One last fascinating bit. He talked about how cultural commentary comes so immediately now that there’s “a kind of meta quality to everything you encounter.” He traces this back to around the time of Nirvana, and talked about how utterly different this is from the environment the Beatles came up in. It blunts the impact, he said, and people lose interest faster. For example, he noted that the Presidential election feels like it was ages ago and people have moved on from it, even though it was just last week (and even though the campaign felt like it went on for ten years). As someone who treasures a lot of what technology has brought us – reports and videos from a concert before the show is even over, and especially the opportunity to connect with so many people who love the music that I love, and the greater ease with which a regular person like me can contribute to the conversation around that music – this made me sit up and think. I wonder how we can preserve the parts of this “instant cultural commentary” world that are valuable, the connections and the sharing of what we love, without blunting the impact of the art? Because, yeah, I think he does have a point. I remember many, many hours spent alone in my room listening to the same albums over and over – how albums like Darkness on the Edge of Town and Horses and even Frampton Comes Alive for crying out loud, how those albums worked their way into the grooves of (I’m not going to say my soul, not going to say my soul, not going to say my soul) my soul and became a part of me in a way that I’m not sure they would have if I’d been tweeting with my friends about them, paying attention to what they thought, riffing with one another in ways that were maybe more about our relationship with each other than about our individual one-on-one relationship with the music.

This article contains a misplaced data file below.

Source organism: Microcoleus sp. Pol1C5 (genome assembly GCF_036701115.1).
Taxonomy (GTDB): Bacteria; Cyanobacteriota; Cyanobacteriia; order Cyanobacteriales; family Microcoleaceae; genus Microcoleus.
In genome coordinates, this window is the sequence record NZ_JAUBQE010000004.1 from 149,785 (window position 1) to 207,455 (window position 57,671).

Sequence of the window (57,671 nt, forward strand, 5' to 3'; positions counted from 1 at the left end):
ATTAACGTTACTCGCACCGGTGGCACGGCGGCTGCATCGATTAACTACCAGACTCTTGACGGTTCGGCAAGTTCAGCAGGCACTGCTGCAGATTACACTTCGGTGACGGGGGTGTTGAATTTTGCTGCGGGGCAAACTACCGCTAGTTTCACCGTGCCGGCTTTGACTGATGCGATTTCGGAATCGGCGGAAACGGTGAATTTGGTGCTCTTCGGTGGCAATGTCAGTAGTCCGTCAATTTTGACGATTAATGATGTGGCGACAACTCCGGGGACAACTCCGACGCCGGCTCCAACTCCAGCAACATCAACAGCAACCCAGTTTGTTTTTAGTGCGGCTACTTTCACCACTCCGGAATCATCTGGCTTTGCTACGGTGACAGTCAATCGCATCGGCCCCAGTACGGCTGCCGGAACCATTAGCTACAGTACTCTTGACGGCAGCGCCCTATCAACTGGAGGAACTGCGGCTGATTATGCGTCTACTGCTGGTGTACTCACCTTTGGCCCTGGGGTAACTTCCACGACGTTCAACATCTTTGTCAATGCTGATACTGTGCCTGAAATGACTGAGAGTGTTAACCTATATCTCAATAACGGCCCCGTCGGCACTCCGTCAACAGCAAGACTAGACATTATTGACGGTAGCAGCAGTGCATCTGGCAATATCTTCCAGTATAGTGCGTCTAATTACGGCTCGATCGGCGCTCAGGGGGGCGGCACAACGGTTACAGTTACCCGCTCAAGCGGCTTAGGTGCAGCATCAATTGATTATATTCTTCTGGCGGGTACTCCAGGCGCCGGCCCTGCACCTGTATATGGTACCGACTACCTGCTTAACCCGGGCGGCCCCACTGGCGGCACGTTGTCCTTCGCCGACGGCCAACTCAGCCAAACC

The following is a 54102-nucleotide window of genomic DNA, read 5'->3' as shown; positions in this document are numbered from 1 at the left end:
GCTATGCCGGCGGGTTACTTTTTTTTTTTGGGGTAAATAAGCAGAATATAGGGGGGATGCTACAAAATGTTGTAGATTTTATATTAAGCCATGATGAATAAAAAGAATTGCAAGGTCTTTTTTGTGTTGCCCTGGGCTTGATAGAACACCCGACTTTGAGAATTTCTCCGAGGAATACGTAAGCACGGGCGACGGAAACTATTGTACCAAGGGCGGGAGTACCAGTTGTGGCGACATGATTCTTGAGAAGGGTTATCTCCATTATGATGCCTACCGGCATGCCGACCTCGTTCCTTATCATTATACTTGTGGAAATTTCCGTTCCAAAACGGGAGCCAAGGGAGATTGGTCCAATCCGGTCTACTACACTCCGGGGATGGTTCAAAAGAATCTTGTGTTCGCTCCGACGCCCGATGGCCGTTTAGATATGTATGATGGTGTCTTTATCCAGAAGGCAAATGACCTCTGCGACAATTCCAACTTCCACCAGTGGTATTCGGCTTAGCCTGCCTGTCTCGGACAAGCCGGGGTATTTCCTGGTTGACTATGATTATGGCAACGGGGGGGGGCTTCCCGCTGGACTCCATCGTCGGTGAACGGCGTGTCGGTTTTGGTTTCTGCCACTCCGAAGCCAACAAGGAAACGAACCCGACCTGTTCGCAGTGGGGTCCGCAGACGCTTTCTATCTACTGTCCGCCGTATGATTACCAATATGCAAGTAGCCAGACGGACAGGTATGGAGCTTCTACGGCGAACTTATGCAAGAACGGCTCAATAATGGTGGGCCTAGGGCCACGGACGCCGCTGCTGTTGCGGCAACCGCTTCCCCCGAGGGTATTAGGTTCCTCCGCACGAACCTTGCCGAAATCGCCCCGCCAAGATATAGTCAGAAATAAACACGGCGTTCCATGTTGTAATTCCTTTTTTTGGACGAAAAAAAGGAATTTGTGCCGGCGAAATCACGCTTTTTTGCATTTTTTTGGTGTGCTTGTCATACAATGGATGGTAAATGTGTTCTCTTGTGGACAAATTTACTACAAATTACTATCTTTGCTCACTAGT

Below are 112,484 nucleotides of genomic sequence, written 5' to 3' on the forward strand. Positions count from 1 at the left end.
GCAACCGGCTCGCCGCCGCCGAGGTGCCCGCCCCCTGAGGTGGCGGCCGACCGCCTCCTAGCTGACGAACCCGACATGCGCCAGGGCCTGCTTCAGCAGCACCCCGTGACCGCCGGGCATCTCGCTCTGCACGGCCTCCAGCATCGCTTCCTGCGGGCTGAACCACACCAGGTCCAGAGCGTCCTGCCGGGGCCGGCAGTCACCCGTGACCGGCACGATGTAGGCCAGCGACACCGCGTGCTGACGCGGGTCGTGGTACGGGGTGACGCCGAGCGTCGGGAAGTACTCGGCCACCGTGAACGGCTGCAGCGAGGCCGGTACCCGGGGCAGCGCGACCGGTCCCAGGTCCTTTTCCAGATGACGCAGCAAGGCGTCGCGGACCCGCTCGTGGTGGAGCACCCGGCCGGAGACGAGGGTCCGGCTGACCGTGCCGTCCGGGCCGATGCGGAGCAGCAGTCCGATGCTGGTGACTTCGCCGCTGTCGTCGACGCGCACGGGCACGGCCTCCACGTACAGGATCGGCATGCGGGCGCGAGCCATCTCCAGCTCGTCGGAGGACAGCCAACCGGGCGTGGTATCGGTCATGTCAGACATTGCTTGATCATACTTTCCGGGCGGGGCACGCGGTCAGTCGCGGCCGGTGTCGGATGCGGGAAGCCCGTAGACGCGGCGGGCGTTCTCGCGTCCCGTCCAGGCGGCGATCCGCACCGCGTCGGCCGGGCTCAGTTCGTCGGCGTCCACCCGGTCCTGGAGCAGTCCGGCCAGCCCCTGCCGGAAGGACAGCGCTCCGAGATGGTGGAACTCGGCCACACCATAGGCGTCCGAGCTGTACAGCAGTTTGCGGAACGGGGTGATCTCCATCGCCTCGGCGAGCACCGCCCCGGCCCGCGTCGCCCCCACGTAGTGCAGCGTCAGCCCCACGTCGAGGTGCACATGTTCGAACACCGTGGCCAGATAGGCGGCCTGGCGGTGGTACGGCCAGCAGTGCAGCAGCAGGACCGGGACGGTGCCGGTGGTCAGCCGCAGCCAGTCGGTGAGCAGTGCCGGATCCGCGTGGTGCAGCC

Food for thought, I think.
Anyway, a really fun evening, and I’m grateful to have had a couple of hours to hear Anthony DeCurtis talk about the music that he so obviously still loves deeply after all these years. It was so cool to hear a few of his stories – and to imagine how many more cool stories he has to tell.